Where Bat Ideas Come From

At the Bat-Computer

I’m enjoying Steven Johnson’s Where Good Ideas Come From, and already thinking about which chunks I will cannibalize for my history of science and technology class next semester. Good Ideas brings together themes that Johnson has been developing for years: the networked nature of innovation, the ingenuity of cities, the power of thinking across disciplines and scales. It’s a great read, as ingenious and beautifully written as all his stuff, although its wider scope makes it, to my mind, a little breezier and more lightweight than, say, The Ghost Map, which remains my favorite of Johnson’s books. I want to say this gently, because I think Johnson is terrific, but there is a whiff of the airport bookstore, if you know what I mean, around this business of “good ideas” and how to have more of them. Good Ideas shifts from the descriptive to the prescriptive in a way Ghost Map or Emergence or Invention of Air do not: you too can harness Charles Darwin’s seven secrets of info-lution! That’s probably a plus for some readers, but it’s not really what I came for. Still. I’m only part way into the book, and I trust Johnson to take me someplace smart and unexpected and cool.

I like to read related things in tandem (that’s one of the seven secrets, sort of), so as a bit of a counterweight I’m also reading John Durham Peters’ 2004 essay “The ‘Marketplace of Ideas’: A History of the Concept,” published in a collection called Toward a Political Economy of Culture. Johnson’s metaphors are more biological than economic–not a “marketplace” of ideas but a “coral reef”–but otherwise, Peters could have been talking about Johnson here:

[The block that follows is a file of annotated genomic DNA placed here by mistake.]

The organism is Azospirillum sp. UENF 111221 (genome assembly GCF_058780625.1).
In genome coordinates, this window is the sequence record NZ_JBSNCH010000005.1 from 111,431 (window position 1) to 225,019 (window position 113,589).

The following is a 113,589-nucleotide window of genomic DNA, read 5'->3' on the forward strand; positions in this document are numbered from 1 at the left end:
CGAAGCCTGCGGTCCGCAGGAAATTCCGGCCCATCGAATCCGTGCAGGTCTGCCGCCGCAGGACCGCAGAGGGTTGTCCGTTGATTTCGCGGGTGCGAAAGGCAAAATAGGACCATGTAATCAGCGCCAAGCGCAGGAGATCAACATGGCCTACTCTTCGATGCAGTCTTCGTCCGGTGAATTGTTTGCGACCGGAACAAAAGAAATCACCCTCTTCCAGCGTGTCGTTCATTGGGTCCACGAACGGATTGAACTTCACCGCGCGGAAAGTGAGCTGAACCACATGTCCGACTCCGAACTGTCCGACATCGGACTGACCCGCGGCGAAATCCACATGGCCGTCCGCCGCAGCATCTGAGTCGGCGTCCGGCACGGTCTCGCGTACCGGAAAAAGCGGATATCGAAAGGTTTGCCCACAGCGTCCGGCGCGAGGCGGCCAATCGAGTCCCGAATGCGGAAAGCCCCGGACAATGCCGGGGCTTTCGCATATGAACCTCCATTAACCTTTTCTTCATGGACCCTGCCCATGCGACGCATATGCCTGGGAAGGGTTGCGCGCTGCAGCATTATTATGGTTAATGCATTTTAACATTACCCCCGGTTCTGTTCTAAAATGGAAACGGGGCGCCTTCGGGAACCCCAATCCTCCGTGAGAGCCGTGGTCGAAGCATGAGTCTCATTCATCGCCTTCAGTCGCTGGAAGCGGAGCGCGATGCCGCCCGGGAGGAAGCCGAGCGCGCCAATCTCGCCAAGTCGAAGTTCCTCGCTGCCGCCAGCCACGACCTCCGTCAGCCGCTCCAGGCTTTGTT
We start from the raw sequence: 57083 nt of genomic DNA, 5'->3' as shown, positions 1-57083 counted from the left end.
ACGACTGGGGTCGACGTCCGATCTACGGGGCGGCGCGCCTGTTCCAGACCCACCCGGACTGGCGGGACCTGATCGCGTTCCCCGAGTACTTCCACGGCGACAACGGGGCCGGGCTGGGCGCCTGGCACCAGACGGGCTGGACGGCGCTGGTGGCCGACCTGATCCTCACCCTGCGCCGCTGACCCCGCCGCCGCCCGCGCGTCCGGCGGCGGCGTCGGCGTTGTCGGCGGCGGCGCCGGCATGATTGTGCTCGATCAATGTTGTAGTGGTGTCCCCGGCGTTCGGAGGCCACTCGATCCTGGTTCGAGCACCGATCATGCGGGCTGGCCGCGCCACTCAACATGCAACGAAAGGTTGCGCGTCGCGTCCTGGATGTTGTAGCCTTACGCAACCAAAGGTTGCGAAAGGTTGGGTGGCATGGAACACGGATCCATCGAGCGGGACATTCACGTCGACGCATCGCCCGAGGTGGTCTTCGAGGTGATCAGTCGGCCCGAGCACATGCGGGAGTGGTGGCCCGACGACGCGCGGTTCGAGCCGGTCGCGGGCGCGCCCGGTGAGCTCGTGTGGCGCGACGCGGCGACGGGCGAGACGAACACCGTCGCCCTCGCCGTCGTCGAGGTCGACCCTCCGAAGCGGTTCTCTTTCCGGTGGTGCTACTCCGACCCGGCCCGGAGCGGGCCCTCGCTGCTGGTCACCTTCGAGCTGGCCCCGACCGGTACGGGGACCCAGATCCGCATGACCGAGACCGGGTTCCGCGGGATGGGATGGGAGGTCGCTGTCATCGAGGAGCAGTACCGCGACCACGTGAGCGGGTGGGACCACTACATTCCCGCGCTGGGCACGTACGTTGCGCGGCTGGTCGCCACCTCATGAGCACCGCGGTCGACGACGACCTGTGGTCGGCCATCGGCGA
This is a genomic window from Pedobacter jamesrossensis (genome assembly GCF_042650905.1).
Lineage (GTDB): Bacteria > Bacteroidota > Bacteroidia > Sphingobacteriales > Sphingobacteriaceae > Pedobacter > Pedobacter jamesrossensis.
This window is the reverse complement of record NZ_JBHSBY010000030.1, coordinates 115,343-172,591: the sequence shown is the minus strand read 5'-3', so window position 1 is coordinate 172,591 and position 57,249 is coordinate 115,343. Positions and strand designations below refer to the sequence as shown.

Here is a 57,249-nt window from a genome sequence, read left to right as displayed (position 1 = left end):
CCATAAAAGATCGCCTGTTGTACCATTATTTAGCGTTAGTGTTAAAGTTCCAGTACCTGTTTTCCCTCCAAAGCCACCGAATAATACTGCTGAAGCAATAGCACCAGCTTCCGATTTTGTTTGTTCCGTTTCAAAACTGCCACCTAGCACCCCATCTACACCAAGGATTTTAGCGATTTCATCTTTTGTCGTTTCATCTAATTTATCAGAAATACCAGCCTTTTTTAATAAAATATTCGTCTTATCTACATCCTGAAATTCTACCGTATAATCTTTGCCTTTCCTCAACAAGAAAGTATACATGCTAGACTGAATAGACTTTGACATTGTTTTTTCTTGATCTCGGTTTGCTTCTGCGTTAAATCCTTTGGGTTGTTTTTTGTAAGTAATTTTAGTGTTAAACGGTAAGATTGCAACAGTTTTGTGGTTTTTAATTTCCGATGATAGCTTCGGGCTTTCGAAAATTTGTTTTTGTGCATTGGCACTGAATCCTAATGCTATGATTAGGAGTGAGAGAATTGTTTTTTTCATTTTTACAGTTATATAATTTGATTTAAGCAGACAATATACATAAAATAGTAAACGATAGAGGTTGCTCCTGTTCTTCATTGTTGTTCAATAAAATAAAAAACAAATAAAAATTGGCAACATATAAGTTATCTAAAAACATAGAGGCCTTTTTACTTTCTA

Words are conceptual mausoleums, haunts at which the spirits of the dead continue their debates and threaten to possess the bodies of the unwary. Intellectual history can provide a selective exorcism … Taking the ‘marketplace’ as the central metaphor for public communication, as we will see, has divergent effects. It packs hefty semantic freight, suggesting that communication and economics are not only analogous but flourish when unregulated, that diversity is essential, and that exchange occurs in a “place” where people congregate and circulate, enter and exit at will. The term often wears the halo of what one might call the libertarian theodicy–the faith that ideas, if they are left to shift for themselves, will be diverse and truth will conquer error in the long run. It implies a rather disembodied vision of public communication, as if the politics of culture were governed by entities so Platonic as “ideas.”

Are all ideas good ones? Do The Origin of Species, a sexy new way to market music, and predicting the 9-11 attacks beforehand all come from the same place? Did Social Darwinism, CD packaging, and the 9-11 attacks themselves come from some different process?

All that aside, the real catalyst for this post was a throwaway reference in Good Ideas. Talking about Charles Babbage and the Difference Engine, Johnson writes:

For all its complexity, however, the Difference Engine was well within the adjacent possible of Victorian technology. The second half of the nineteenth century saw a steady stream of improvements to mechanical calculation, many of them building on Babbage’s architecture. … In 1884, an American inventor named William S. Burroughs founded the American Arithmometer Company to sell mass-produced calculators to businesses around the country. (The fortune generated by those machines would help fund his namesake grandson’s writing career, not to mention his drug habit, almost a century later.)